Shaving With Sensitive Skin: A Simple 5 Step Guide

Before shaving your beard, there are certain things you need to do to prepare your face from the mutilation that is about to occur. We say mutilation because that is what it basically feels like when you have sensitive skin and you shave your short beard. You end up with cuts, bumps, and just an overall very unsatisfactory result. It may seem like nothing you can do works, but we are here to tell you that is wrong.

There are certain steps you can take to avoid shredding your face to bits when shaving with sensitive skin, and to lessen the effect hat the sharp blades have on you overall.

Ensure That You Actually Have Sensitive Skin

How do you know you have sensitive skin and not just using bad preparation and technique? Here are three pretty common qualities to determine that suffer from sensitive skin:

  1. If your skin is very dry.
  2. If you suffer from eczema or severe acne.
  3. If you experience several ingrown hairs after each shave.

If you have at least two of these three symptoms, chances are more likely than not that you have sensitive skin. Even if you don’t, you can still benefit from some of the forthcoming steps as long as you read our regular shaving routine guide, so let’s get right to it:

shaving with sensitive skin

That skin is sensitive and requires proper care when shaving.

Step 1: Exfoliate Your Skin 10 Minute Prior To Shaving

You probably have a gauge on skin care already if you suffer from sensitive skin so you should know that you should be avoiding any harmful chemicals in the scrubs and exfoliators that you buy. If you have a good all natural exfoliation scrub, use it 10 minutes before you shave. If you want to make one from your house, we recommend using honey, sugar, and strawberries as a simple and effective scrub. Just mix small amounts of each and scrub gently on your skin.

Exfoliating will prepare your pores for shaving, and hopefully avoid any ingrown hairs from occurring during shaving. You can also use a glycerin soap as an alternative, but we feel that for sensitive skin an all natural exfoliator is better.

You may also use an unscented, naturally made preshave oil like this one to help soften your hairs prior to shaving.

Step 2: Gentle To The Touch/Go With The Grain

Ever heard the song “Tempted to touch”? That is how you should be when you shave sensitive skin. You need to make short, slow strokes and do not press on the razor at all. Let the natural contours of the blade do the job, as that is what they are designed to do. Whether you’re using a cartridge or a DE safety razor, they are both designed to follow the contours of your face without you having to put any pressure.  So don’t do it! Disposable razors are not able to follow those contours on your face well at all, so for that reason we don’t recommend them for shaving with sensitive skin.

Another important note for the process of shaving: Learn the way your hair grows in different places. Your growth could be different under your chin and on top of your lip for example. You need to go with the grain at all times, and we do not recommend that you go against the grain at any time. Instead, if you really want a closer shave, go across from your ear to your lip. Going against the grain directly is going to cut you no matter what you do if you have skin that is sensitive.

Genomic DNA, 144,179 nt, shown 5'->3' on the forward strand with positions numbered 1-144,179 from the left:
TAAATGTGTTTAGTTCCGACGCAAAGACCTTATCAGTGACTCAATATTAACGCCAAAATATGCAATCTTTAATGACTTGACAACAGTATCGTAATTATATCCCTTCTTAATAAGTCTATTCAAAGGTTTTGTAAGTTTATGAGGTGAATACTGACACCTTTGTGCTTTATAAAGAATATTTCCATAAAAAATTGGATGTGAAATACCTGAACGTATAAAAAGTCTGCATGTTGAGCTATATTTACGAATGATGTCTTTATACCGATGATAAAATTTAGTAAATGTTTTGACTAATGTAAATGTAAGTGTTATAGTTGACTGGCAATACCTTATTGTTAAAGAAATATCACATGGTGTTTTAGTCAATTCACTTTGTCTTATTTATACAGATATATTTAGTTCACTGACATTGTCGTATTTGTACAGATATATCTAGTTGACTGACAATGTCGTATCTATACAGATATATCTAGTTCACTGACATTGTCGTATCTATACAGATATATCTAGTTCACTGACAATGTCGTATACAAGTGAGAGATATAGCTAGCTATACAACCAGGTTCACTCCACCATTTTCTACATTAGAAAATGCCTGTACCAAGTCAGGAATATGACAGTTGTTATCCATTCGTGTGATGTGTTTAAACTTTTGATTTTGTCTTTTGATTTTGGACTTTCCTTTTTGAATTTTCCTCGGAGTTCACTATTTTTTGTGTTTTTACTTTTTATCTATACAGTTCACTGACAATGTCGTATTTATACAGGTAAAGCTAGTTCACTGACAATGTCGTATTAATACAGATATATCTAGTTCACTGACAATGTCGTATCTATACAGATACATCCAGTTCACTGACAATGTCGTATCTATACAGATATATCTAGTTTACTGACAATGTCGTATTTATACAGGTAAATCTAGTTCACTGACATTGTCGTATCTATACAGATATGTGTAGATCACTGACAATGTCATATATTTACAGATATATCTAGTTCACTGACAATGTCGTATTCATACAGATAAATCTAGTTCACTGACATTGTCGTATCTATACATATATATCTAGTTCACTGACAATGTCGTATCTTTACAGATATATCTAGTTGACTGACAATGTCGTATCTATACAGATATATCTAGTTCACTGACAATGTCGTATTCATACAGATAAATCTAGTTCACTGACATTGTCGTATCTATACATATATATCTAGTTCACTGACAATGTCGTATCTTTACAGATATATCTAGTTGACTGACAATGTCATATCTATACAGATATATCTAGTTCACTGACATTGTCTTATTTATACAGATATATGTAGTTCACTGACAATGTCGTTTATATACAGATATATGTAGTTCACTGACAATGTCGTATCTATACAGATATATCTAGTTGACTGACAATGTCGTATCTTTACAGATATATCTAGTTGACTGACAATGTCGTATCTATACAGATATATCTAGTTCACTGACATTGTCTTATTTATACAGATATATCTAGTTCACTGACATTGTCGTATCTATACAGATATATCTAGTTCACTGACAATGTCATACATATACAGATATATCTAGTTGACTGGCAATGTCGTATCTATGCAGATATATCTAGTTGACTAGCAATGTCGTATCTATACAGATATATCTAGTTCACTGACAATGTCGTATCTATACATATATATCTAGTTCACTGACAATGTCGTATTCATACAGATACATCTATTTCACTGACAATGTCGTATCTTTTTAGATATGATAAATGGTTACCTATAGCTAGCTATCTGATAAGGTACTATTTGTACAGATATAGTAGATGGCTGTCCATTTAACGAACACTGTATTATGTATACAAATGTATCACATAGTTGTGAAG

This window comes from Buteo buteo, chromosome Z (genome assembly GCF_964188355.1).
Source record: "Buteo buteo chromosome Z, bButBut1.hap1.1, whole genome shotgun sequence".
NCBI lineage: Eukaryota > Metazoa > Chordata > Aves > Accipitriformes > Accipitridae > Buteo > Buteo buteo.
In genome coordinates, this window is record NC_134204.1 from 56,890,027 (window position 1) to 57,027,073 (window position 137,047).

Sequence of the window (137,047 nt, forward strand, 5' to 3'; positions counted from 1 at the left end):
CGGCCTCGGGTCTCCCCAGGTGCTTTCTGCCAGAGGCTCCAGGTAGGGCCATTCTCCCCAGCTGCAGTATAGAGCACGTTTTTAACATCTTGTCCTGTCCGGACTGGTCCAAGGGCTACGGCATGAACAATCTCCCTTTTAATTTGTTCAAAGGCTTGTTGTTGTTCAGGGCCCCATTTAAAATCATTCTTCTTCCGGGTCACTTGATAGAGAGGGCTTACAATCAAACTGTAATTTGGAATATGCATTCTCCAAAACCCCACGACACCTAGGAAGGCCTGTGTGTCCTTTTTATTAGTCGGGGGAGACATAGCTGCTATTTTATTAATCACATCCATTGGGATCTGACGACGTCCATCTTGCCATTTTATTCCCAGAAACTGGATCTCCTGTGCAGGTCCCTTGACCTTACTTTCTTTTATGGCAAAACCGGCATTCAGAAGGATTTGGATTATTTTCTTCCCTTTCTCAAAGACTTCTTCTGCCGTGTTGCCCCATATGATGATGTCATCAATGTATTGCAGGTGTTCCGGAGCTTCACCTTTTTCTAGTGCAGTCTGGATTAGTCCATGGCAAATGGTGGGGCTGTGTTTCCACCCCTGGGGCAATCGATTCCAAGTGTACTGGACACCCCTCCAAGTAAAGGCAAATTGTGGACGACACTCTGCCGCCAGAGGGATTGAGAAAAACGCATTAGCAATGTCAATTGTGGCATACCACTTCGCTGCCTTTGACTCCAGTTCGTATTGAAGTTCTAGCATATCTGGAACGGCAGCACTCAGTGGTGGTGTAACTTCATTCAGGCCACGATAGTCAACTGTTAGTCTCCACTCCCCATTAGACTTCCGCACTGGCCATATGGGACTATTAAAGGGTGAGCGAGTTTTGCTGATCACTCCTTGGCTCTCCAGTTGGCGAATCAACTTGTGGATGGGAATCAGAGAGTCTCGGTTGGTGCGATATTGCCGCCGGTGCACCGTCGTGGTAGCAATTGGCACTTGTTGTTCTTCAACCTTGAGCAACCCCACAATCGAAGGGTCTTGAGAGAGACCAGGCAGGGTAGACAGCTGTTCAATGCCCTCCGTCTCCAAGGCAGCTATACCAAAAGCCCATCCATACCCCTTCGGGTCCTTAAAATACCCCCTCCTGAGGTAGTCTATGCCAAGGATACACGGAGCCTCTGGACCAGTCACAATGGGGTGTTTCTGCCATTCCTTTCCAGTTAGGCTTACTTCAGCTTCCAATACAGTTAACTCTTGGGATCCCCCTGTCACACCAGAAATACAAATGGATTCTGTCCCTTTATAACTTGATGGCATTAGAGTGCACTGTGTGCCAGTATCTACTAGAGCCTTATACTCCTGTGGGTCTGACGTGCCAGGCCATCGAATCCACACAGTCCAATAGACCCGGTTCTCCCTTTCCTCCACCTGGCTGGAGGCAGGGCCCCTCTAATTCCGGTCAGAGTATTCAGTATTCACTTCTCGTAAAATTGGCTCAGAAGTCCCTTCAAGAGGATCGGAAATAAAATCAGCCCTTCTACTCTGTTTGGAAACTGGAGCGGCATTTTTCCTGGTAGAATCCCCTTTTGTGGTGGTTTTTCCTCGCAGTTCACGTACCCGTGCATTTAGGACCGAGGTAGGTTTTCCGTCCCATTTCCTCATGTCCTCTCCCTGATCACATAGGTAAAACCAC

Step 3: Replace Your Blades More Often

If you have sensitive skin, the key that we found is to replace your blades 2x faster than normal users do. So if you use a Mach 3 or Gillette for example, you would wait until the color indicator is halfway dull. That means that you should use the same blade for only 2-3 shaves. This may seem like it gets expensive, but there’s nothing you can really do about it. If you can afford it, you should change your blade after each individual shave to be even safer.

This is much less expensive if you use a DE razor because you can buy blades in bulk for much cheaper. Regardless, change your blade much more frequently because as it dulls out your skin will be the one who loses.

razor blades

A cartridge will go fast if you have sensitive skin.

Step 4: Avoid Shaving Creams With These Chemicals

We keep repeating this on all our shaving guides, and even moreso for this one: At all costs, do NOT use the mass produced shaving foams that you buy for cheap in your local supermarket/pharmacy. You need an all natural, chemical and fragrance free ( to be safe ) shaving cream that you will mix with water to prepare it for your face. This can cost you over $10, but you will not need to use a lot of it so it should last you a while.

We wont name them, but those regular shaving foams have the following ingredients that you should avoid at all costs:

  • Polyethylene glycol
  • Parabens
  • Ethoxylated alcohol
  • Acrylamide
  • Mineral oil
  • Propylene glycol
  • Phenol carbolic acid

There are more but they are pretty uncommon nowadays, so these are the ones that you should watch out for. Some of these chemicals are so harmful for you that don’t even know the consequences. For example, Polyethylene glycole and ethoxylated alcohol both contain dioxane which has been linked as a cause for cancer! Spend the extra money, and buy an all natural shaving soap or cream instead.

Step 5: Moisturize Your Skin Afterwards

Immediately after finishing you shave, wash your face with cold water, pat dry, and apply a moisturizer with SPF. If you go outside and the sun is beaming on you, you need the protection from SPF to avoid extreme dryness from occurring. This is an important step that you should never skip, and you will notice the difference if you haven’t been doing it previously.

References:

1. Public Health Statement for 1, 4 Dioxane: By The ATSDR (Agency for Toxic Substances & Disease Registry )